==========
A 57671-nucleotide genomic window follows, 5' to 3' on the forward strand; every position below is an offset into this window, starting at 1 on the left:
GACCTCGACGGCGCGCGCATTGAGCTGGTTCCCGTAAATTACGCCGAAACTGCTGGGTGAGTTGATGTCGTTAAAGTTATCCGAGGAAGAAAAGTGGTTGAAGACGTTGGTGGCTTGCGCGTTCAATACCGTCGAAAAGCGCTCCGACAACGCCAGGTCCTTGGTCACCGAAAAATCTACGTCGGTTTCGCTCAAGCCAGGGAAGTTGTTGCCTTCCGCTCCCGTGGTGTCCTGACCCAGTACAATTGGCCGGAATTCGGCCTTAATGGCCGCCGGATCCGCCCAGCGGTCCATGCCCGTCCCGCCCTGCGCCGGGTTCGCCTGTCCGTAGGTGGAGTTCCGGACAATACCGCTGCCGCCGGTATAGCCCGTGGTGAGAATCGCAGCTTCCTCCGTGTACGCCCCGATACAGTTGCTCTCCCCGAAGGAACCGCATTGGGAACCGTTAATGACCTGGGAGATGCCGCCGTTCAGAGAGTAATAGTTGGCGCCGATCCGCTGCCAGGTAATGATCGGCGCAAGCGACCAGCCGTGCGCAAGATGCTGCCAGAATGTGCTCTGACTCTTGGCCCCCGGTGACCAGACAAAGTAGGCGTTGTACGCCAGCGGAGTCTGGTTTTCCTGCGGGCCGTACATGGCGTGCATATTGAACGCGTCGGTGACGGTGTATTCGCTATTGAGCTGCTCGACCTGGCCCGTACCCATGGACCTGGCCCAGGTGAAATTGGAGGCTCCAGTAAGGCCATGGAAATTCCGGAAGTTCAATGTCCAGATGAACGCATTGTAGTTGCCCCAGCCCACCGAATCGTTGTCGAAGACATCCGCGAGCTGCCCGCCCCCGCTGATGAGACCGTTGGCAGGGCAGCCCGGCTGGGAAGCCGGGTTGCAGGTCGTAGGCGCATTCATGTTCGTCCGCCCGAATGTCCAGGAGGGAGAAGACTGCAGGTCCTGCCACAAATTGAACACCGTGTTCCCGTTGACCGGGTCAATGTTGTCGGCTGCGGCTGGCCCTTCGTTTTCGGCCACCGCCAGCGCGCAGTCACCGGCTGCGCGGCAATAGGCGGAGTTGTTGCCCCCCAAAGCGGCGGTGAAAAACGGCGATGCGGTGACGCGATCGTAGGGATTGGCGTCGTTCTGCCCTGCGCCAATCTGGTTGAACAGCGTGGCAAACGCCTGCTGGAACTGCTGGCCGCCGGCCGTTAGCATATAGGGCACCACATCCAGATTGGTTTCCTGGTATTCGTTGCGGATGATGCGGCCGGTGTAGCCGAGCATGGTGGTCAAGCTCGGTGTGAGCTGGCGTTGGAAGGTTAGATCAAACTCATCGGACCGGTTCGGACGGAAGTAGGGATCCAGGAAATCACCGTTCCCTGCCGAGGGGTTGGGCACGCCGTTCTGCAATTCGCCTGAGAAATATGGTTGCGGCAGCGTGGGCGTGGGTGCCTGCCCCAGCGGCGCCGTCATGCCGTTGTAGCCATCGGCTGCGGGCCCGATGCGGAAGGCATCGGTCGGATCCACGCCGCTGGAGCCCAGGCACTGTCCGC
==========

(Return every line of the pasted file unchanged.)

A 57671-nucleotide genomic window follows, 5' to 3' on the forward strand; every position below is an offset into this window, starting at 1 on the left:
GACCTCGACGGCGCGCGCATTGAGCTGGTTCCCGTAAATTACGCCGAAACTGCTGGGTGAGTTGATGTCGTTAAAGTTATCCGAGGAAGAAAAGTGGTTGAAGACGTTGGTGGCTTGCGCGTTCAATACCGTCGAAAAGCGCTCCGACAACGCCAGGTCCTTGGTCACCGAAAAATCTACGTCGGTTTCGCTCAAGCCAGGGAAGTTGTTGCCTTCCGCTCCCGTGGTGTCCTGACCCAGTACAATTGGCCGGAATTCGGCCTTAATGGCCGCCGGATCCGCCCAGCGGTCCATGCCCGTCCCGCCCTGCGCCGGGTTCGCCTGTCCGTAGGTGGAGTTCCGGACAATACCGCTGCCGCCGGTATAGCCCGTGGTGAGAATCGCAGCTTCCTCCGTGTACGCCCCGATACAGTTGCTCTCCCCGAAGGAACCGCATTGGGAACCGTTAATGACCTGGGAGATGCCGCCGTTCAGAGAGTAATAGTTGGCGCCGATCCGCTGCCAGGTAATGATCGGCGCAAGCGACCAGCCGTGCGCAAGATGCTGCCAGAATGTGCTCTGACTCTTGGCCCCCGGTGACCAGACAAAGTAGGCGTTGTACGCCAGCGGAGTCTGGTTTTCCTGCGGGCCGTACATGGCGTGCATATTGAACGCGTCGGTGACGGTGTATTCGCTATTGAGCTGCTCGACCTGGCCCGTACCCATGGACCTGGCCCAGGTGAAATTGGAGGCTCCAGTAAGGCCATGGAAATTCCGGAAGTTCAATGTCCAGATGAACGCATTGTAGTTGCCCCAGCCCACCGAATCGTTGTCGAAGACATCCGCGAGCTGCCCGCCCCCGCTGATGAGACCGTTGGCAGGGCAGCCCGGCTGGGAAGCCGGGTTGCAGGTCGTAGGCGCATTCATGTTCGTCCGCCCGAATGTCCAGGAGGGAGAAGACTGCAGGTCCTGCCACAAATTGAACACCGTGTTCCCGTTGACCGGGTCAATGTTGTCGGCTGCGGCTGGCCCTTCGTTTTCGGCCACCGCCAGCGCGCAGTCACCGGCTGCGCGGCAATAGGCGGAGTTGTTGCCCCCCAAAGCGGCGGTGAAAAACGGCGATGCGGTGACGCGATCGTAGGGATTGGCGTCGTTCTGCCCTGCGCCAATCTGGTTGAACAGCGTGGCAAACGCCTGCTGGAACTGCTGGCCGCCGGCCGTTAGCATATAGGGCACCACATCCAGATTGGTTTCCTGGTATTCGTTGCGGATGATGCGGCCGGTGTAGCCGAGCATGGTGGTCAAGCTCGGTGTGAGCTGGCGTTGGAAGGTTAGATCAAACTCATCGGACCGGTTCGGACGGAAGTAGGGATCCAGGAAATCACCGTTCCCTGCCGAGGGGTTGGGCACGCCGTTCTGCAATTCGCCTGAGAAATATGGTTGCGGCAGCGTGGGCGTGGGTGCCTGCCCCAGCGGCGCCGTCATGCCGTTGTAGCCATCGGCTGCGGGCCCGATGCGGAAGGCATCGGTCGGATCCACGCCGCTGGAGCCCAGGCACTGTCCGC